Today, as we stand by and watch the Savior at work bringing glory to His Father, we behold life-changing events taking place before our eyes. Two miracles happened. First the Savior opens the eye of the blind man so that He may see the mighty power of God’s glorious creation, and second, his spiritual eyes are opened to see that this Man from Galilee is truly God in the flesh. Having been touched by the pierced hands of the Savior to see both physically and spiritually, He worships God for the new freedom He has.

Likewise, you and I today, stand by the pool of mercy and grace. Jesus came to our darkened world too. He didn’t spit or mix mud and sent us to wash; no He washed us by the majestic waters of Baptism. Here too our eyes are opened, the darkness removed and light is given—and we are free. Free to see, free to worship, free to praise the One who has given us a new birth by the Water and the Word. Today, we stand beneath the cross and see the Light of the world being dimmed and put to death so that our dead eyes might see the glory of God revealed.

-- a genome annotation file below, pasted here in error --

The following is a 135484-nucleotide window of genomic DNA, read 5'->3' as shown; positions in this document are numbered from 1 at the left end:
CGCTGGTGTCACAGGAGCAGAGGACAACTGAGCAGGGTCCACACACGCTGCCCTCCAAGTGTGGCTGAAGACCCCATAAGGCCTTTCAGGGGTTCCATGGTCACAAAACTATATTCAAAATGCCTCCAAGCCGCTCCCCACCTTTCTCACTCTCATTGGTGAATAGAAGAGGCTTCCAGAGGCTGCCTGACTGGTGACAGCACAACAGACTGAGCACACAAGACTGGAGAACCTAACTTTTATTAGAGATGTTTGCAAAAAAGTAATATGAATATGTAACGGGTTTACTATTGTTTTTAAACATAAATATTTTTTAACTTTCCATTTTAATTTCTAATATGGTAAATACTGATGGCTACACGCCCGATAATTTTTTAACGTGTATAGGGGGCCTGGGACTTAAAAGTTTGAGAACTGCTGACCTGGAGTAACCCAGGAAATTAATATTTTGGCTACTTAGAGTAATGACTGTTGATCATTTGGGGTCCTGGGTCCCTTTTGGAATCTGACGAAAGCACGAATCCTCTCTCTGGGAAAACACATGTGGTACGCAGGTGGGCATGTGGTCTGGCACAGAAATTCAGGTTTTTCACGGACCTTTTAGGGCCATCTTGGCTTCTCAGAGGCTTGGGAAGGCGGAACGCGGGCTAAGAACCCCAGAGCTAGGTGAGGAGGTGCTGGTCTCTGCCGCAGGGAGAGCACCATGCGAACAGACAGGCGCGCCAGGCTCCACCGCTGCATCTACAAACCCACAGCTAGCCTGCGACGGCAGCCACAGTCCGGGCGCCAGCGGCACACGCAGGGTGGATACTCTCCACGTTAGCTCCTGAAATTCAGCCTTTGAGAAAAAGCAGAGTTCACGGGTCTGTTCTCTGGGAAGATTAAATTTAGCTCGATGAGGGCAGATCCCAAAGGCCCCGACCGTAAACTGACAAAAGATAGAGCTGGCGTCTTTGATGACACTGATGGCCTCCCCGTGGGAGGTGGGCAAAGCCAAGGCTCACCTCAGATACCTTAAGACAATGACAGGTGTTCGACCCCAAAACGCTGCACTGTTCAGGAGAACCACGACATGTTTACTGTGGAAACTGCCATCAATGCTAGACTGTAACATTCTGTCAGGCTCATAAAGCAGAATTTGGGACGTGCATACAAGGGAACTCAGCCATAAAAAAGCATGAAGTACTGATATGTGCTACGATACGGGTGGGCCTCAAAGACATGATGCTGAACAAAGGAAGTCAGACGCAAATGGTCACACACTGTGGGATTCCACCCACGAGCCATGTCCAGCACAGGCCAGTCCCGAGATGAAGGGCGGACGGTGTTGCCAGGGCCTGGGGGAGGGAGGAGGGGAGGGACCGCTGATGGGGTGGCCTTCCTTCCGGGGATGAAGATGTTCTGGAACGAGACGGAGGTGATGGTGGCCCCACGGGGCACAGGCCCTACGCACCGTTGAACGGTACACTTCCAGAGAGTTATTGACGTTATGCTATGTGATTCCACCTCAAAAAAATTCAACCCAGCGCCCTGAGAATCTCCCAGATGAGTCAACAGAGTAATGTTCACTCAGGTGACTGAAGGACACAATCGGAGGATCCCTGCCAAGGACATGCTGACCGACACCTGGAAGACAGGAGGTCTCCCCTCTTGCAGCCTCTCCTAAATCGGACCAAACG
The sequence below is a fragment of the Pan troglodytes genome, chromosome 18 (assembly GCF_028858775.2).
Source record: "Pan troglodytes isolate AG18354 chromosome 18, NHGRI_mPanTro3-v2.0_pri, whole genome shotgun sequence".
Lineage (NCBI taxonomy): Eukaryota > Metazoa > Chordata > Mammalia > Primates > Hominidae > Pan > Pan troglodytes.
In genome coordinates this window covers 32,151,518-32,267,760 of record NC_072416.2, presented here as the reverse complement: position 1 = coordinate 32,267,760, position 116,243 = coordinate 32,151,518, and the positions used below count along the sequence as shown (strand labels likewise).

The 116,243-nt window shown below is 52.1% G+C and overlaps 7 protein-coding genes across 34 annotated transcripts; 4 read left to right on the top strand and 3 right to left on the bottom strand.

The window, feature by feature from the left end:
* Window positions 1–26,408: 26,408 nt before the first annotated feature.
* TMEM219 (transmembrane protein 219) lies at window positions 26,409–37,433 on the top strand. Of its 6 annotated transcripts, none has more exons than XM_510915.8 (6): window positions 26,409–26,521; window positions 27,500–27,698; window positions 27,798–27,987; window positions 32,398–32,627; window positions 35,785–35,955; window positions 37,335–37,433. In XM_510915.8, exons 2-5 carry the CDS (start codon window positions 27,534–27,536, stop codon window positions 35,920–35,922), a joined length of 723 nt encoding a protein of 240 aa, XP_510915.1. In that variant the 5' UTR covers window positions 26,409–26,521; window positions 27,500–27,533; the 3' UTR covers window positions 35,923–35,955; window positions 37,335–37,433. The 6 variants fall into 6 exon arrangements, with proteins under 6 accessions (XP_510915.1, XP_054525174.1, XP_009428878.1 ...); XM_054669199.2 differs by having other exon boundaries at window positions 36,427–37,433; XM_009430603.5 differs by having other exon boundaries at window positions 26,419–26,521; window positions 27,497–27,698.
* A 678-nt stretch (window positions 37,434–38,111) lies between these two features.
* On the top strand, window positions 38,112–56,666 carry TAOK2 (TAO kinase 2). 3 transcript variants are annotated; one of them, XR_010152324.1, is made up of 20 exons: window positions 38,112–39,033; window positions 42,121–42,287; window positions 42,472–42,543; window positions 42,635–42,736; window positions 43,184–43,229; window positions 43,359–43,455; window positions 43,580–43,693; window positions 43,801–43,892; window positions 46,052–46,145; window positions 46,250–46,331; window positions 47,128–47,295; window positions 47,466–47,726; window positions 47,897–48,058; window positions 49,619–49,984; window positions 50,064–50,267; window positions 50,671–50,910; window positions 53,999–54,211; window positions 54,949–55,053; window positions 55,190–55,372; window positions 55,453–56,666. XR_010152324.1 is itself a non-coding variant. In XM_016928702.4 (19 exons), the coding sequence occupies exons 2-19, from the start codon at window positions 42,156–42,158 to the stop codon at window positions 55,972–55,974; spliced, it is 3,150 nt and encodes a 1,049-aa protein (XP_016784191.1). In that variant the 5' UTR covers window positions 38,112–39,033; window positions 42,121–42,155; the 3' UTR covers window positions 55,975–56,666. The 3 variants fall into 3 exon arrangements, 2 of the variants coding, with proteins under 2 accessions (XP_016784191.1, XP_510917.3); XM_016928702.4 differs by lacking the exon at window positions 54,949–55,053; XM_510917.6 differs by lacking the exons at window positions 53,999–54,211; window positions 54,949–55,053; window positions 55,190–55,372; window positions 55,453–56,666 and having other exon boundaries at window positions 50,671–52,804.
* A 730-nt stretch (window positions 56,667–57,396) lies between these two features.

No wonder we delight in singing with people all over the world the wonderful hymn Amazing for it has brought comfort to many: “Amazing Grace, how sweet the sound, That saved a wretch like me. I once was lost but now am found, Was blind, but now I see.” Join me, therefore, YOU who once were lost in the darkness and now have been found by the Light. And as we leave this place with the new miracle of sight may we be bold to take with us the shining light of the Gospel and share it with others who are still walking in the darkness of sin, so they may see Jesus as the Lord of heaven and earth and worship Him too. Amen.

Now the peace…

Soli Deo Gloria